My sister was in and out of rehab for the past 10 years. She thrived under lock and key. She had so much potential. On a ward, she was witty yet kind. She was a leader. Out of rehab, she usually had a few good days before things returned to status quo. My parents cared for her in Kentucky, always giving her a soft place to fall. At one point a neighbor told me my dad had tied Sandy to her mattress to prevent her from leaving the house to find alcohol or drugs. She made it all the way to the front lawn on that mattress — a spectacle of shame. I can't imagine all that my parents have been through, although I've seen enough of my sister at her worst to understand the possibility of giving up hope.

Paxton recently visited my family and saw Sandy at her worst. She couldn't pick herself up to enjoy his company. I knew it was almost over for her. My parents begged Paxton not to tell me how bad things were. They feared I wouldn't let him return to visit them if I knew the truth. Of course he told me everything the minute he got off the airplane. I was angry for a day, but then I called my dad to tell him I would continue to pray for my sister, for them, and I hoped for an end to my sister's pain.

Sandy made headline news in Kentucky when she died. I couldn't help but watch the videos of strangers reporting the news of her death. Good old dependable Google: cassandra hotel pool dead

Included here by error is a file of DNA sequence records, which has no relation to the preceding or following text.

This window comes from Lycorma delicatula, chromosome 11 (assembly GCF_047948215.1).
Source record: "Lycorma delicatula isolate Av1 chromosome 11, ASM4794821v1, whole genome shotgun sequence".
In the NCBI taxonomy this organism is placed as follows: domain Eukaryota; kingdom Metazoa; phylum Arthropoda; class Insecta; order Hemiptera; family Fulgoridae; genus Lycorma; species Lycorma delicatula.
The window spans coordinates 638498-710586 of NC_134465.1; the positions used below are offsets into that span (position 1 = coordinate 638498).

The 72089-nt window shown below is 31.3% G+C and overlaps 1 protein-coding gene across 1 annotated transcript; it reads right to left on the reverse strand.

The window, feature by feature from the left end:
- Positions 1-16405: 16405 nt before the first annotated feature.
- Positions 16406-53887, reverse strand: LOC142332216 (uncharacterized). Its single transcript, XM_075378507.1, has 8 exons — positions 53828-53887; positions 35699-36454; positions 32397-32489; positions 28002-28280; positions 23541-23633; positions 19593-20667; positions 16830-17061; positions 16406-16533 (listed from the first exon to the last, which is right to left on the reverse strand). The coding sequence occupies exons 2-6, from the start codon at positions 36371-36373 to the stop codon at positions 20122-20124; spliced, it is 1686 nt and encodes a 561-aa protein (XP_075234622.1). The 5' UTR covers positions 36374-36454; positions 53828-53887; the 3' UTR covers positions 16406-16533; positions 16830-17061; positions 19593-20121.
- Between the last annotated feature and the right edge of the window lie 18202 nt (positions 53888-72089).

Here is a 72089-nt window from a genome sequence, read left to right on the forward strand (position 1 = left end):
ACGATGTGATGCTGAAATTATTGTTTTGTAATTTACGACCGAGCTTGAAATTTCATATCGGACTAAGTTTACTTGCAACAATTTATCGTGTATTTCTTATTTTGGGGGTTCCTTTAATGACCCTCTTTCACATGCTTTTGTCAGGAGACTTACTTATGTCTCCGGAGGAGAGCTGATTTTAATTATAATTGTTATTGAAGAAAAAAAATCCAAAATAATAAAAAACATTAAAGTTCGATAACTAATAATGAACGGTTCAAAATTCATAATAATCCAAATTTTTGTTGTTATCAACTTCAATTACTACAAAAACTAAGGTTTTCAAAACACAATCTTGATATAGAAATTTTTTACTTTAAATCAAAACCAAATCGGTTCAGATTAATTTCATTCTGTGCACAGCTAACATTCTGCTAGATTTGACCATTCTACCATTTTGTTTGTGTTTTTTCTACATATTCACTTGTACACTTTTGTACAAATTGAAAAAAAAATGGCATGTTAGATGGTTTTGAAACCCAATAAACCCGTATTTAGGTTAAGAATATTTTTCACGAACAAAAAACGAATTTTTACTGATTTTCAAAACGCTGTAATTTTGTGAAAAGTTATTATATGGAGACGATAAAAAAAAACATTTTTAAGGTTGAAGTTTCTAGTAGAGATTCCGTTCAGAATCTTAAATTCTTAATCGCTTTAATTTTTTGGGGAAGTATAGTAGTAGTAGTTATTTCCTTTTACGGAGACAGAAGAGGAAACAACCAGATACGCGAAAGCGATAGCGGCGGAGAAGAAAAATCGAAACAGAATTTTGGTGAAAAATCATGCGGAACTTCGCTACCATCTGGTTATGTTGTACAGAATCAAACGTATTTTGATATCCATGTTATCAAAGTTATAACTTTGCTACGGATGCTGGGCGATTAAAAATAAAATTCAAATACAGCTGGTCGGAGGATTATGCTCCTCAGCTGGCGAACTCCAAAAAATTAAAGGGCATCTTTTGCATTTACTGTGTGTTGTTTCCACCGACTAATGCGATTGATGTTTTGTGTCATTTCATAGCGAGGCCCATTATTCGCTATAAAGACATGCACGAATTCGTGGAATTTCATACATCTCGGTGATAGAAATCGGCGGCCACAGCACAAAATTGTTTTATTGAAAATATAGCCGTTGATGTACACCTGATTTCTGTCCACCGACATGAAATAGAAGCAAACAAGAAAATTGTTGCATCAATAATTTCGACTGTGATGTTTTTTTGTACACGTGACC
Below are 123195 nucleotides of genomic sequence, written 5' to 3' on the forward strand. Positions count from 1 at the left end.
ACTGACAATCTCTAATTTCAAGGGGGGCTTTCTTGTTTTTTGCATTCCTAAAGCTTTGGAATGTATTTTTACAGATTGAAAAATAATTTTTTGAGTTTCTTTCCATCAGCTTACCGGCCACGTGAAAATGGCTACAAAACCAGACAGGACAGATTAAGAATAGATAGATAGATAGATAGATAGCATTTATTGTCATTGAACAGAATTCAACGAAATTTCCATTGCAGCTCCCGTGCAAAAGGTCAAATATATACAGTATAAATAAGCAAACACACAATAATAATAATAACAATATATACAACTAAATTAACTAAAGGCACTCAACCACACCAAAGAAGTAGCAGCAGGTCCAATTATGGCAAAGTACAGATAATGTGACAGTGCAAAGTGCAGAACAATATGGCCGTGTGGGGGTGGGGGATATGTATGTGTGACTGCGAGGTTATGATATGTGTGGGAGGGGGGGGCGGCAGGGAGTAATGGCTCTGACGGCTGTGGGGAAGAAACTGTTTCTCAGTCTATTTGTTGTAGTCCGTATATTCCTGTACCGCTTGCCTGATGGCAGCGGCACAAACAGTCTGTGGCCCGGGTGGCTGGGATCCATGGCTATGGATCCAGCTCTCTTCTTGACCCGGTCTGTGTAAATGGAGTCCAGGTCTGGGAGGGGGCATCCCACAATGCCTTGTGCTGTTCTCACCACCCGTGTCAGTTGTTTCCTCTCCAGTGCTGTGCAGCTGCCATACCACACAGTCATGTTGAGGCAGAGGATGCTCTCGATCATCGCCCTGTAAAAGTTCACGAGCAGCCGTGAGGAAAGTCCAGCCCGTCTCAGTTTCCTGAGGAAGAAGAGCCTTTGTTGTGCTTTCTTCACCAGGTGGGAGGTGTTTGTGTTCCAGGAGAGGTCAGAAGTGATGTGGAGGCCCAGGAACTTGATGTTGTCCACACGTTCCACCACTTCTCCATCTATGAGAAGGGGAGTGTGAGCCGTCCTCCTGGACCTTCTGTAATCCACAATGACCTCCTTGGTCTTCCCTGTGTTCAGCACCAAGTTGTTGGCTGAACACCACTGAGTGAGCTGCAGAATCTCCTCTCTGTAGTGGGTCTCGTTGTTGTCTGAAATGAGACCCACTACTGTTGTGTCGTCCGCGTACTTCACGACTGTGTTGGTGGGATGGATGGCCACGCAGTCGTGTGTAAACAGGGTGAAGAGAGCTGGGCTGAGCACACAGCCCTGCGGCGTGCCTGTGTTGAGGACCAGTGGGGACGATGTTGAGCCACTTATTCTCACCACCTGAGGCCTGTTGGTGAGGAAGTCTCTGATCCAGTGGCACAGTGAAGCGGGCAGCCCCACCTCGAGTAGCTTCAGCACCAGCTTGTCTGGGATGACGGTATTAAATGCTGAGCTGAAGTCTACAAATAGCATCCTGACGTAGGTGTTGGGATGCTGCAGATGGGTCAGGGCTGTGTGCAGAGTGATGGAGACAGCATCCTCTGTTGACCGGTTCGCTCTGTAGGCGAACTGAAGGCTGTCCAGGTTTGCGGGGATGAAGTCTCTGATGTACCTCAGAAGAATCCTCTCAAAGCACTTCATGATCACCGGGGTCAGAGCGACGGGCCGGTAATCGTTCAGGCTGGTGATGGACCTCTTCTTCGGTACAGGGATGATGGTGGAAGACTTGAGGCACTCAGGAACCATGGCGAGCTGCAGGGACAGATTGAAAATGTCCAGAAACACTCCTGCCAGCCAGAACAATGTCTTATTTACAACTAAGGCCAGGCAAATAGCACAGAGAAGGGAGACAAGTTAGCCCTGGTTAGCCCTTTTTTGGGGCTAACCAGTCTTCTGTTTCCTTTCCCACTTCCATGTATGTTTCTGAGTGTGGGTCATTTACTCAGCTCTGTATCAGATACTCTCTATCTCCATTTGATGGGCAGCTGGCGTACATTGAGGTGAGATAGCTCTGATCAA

The night my sister died, Paxton and I were Out & About on the West Side. We stopped by a gala for the Bobby E. Wright Behavioral Health Center in West Garfield Park. We wanted to support our friends who serve with us as West Garfield Park Community Stakeholders — committed to a drug-free West Side. And then we stopped by Sankofa Cultural Arts Center in Austin to watch "War on Drugs," a video by the West Side Writing Project, which shows how drugs have affected residents of one block in Austin. We didn't know our sister, our aunt, was dying. The duality of mental health and addiction — made so clear and evident in supporting what our community cares about.

We are sad. But we will be OK. Paxton, more so than the rest of us, truly grasps the concept that Sandy is in a better place. She is with God. She is at peace.

I share with you my pain, my loss, because I know our community is in pain. As your community newspaper, we set the agenda for public debate. We single out the important issues and devote the resources to documenting and reporting on them, setting the course for argument and action. 

My role as your associate publisher has been to highlight the good in our community. But I know the senseless violence, the killing, the pain, it all has to stop. We know mental illness and addiction contribute to this nonsense. We need to step up our commitment to you. As your paper, your voice, help us as we pull together an editorial vision to truly support our community and move us in a positive direction.